If your goal is to steadily increase visits to your site, and to establish yourself as a trusted source in a specific niche by publishing posts frequently, confirming Google authorship needs to become a top priority. Doing so will not only help you optimize your content strategy, it will give you deeper insight into how to leverage social signals to improve your SEO while reducing ad spend.
Connecting the Dots of Google Authorship
While reviewing my Alexa site stats, I noticed that the phrase “twitter tools” has been driving 33% to 40% of Google search traffic to my site, SocialSteamr, but for some reason I hadn’t taken the time to understand why. It could be because I’m wary of Alexa data, which is generally regarded as inaccurate (because it is based solely on site visit data from people who have already installed the Alexa toolbar in their browser before they visit your site). In this case, however, Alexa was spot on.
I thought the keyword stat was an anomaly because only one article on our site focused on twitter tools, and it was published over 6 months ago in July 2013. It did receive quite a bit of attention on social networks thanks to a very cool advocate technology called Buzz by Society3, including over 900 shares across Facebook, Twitter, LinkedIn, Google+ and Pinterest — that level of sharing was made possible by harnessing and coordinating the power of brand advocates using Society3′s Buzz.
Sure enough, when I did a non-personalized search on Google, I was pleasantly surprised:
I attribute the success of this post to 4 key factors:
1) Society3′s Buzz product — an extraordinary way to harness your brand advocates to boost social shares and social signals. Buzz is the new way to advertise.
2) Joining Google+ in July 2011 — two and a half years ago — was advantageous. Building up a trusted Google+ presence and being featured in 2,386 circles takes time. Linking my G+ profile to SocialSteamr, and linking SocialSteamr to my G+ profile in reciprocity, was a key reason for the ‘authority’ this post was given.
3) The “Twitter Tools” article included a highly popular, embedded list from List.ly — it has now garnered over 5250 views, and 5 additional twitter tools were added by our readers.
And as we know from recent changes to Google rankings…
4) Linked content, especially content types that have garnered a significant number of indexed social signals (i.e. infographics, SlideShare presentations), can have a profound impact on your search rankings, as illustrated in the chart below. (source and quote: MarketingCharts.com)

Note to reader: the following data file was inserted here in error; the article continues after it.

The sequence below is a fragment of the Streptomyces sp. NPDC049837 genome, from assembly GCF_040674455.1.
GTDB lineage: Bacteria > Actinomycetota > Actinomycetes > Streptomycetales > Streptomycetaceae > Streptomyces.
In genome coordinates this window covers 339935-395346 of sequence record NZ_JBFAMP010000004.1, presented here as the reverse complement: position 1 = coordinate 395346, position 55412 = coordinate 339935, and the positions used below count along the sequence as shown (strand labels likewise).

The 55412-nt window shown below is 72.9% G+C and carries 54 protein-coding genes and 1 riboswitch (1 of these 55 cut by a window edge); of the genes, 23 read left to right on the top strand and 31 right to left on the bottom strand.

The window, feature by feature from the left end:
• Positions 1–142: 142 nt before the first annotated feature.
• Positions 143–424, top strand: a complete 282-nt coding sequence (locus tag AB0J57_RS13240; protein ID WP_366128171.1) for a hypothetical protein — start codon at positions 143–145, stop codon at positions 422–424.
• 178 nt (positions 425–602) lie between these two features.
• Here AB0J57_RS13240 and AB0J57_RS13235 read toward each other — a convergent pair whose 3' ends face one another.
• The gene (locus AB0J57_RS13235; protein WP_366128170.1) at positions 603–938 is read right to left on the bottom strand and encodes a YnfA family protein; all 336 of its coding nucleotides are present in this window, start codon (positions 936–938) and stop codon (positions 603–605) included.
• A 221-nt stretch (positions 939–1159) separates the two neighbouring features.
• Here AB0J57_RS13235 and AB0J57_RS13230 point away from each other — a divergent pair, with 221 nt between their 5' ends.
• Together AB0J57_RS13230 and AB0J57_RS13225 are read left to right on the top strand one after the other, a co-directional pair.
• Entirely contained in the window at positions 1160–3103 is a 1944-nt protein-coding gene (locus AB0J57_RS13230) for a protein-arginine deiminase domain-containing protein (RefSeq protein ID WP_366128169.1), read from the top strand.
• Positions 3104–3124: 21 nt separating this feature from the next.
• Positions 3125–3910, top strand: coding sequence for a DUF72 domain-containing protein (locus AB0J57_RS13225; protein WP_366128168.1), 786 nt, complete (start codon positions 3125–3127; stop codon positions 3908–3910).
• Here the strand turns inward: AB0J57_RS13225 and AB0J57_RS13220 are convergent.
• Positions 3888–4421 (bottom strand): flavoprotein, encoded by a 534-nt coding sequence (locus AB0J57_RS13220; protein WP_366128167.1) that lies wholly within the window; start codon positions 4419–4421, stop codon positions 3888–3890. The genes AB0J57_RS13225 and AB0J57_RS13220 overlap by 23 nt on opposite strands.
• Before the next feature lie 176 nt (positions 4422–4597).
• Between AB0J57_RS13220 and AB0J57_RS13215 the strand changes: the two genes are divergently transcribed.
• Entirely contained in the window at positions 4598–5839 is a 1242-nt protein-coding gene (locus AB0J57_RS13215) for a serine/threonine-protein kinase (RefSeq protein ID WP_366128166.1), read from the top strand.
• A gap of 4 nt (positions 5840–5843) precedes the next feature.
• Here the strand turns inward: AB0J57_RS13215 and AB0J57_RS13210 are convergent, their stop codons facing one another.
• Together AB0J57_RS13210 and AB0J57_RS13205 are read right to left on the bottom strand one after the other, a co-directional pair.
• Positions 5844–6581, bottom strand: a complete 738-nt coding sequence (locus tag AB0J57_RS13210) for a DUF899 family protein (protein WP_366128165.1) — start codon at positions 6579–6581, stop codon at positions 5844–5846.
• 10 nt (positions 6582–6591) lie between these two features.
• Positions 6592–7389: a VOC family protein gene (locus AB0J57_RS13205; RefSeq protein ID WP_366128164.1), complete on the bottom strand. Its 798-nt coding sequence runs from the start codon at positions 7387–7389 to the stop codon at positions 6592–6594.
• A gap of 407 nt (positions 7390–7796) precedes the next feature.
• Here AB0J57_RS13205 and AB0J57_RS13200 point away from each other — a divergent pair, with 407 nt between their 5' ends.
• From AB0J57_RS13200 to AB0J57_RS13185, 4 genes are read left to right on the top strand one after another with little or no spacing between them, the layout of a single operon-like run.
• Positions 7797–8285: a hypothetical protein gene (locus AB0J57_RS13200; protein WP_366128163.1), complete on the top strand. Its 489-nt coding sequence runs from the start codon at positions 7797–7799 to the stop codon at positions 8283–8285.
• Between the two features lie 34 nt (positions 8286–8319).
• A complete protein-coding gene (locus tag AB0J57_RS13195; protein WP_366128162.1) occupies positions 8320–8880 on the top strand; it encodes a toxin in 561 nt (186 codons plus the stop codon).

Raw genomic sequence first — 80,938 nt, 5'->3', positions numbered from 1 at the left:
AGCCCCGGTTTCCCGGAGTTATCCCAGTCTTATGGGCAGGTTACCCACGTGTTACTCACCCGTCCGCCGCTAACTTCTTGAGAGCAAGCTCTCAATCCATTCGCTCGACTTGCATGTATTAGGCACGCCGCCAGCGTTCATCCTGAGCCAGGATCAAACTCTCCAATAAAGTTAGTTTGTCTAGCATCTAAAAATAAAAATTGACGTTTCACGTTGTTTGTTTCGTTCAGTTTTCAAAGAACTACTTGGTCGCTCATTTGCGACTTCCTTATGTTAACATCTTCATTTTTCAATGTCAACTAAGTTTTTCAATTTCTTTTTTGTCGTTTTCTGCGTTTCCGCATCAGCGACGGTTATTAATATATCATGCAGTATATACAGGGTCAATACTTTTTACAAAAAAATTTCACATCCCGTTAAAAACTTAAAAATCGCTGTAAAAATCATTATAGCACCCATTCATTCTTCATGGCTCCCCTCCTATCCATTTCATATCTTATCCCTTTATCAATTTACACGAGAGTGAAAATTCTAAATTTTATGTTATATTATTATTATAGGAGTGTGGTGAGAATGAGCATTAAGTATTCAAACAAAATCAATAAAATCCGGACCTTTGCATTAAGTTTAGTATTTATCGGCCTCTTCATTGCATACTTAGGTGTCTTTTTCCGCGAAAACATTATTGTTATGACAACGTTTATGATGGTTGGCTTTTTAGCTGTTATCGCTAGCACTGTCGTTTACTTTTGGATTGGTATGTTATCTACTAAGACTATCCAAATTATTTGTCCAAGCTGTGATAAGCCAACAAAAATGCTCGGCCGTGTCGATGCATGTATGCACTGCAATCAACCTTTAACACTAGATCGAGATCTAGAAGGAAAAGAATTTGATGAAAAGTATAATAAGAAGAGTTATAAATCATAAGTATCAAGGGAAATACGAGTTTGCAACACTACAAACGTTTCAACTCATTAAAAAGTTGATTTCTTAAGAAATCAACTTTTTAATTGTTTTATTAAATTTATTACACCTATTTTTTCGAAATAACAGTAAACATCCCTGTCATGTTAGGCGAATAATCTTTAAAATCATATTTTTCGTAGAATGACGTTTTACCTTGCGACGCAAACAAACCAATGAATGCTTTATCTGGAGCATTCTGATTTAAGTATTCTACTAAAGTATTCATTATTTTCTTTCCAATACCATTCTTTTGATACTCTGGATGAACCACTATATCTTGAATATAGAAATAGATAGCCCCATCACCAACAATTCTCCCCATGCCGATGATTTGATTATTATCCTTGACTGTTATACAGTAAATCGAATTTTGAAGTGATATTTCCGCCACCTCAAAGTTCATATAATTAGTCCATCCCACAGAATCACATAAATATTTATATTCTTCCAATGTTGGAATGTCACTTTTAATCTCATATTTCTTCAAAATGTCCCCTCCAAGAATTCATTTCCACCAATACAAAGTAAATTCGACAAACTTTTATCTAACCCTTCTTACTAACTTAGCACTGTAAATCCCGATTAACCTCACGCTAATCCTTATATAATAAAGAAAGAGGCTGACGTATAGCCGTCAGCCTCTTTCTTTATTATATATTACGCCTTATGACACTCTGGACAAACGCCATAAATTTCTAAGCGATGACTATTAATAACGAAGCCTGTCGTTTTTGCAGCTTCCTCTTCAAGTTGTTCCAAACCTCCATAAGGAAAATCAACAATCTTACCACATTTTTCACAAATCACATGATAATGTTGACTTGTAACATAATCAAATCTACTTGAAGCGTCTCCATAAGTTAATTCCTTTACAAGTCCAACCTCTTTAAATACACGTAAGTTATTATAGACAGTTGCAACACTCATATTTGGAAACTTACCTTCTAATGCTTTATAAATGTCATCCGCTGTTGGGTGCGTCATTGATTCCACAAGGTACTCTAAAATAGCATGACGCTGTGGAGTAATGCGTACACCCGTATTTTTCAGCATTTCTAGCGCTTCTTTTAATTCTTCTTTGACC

Social signals for the win!
How to Know if Google Authorship is Working
Here’s the Google authorship test: input the URL of a blog post you’ve written into the Google Structured Data Testing Tool, and click “preview”. You’ll see quickly if you’ve been given Google authorship credit for your post; note the green line in the image below that says “Authorship is working for this page.”
If Google authorship is not yet verifiable, here are 4 steps to take to remedy the situation:
1) Make sure the information in your Google+ profile is correct — include a specific one-line bio, make sure your author name matches the name you use when publishing posts, and be sure to use a professional photo, as it will be seen in Google search results next to your name and article.
2) Ensure there is a “byline” on every page of the content you’re an author of; “by Rob Nielsen” is at the bottom of each post I write, and I also include my name as an author in the Rich Snippet plug-in for WordPress when publishing a post.
3) Include the “rel=author” link from your site to Google+; I do this by hyperlinking my name at the bottom of blog posts to this link: https://plus.google.com/+RobNielsen?rel=author.
** If you haven’t created a “vanity” Google+ URL that includes your name, be sure to claim it — it may become one of the most valuable sources of traffic to your site, and will ensure you get credit where credit is due.
4) Visit https://plus.google.com/authorship and sign up with an email address that uses the same domain as the one you’re verifying for authorship (i.e. for SocialSteamr.com, I entered email@example.com)
Please let us know how Google authorship has helped your business in the comments below!
by: Rob Nielsen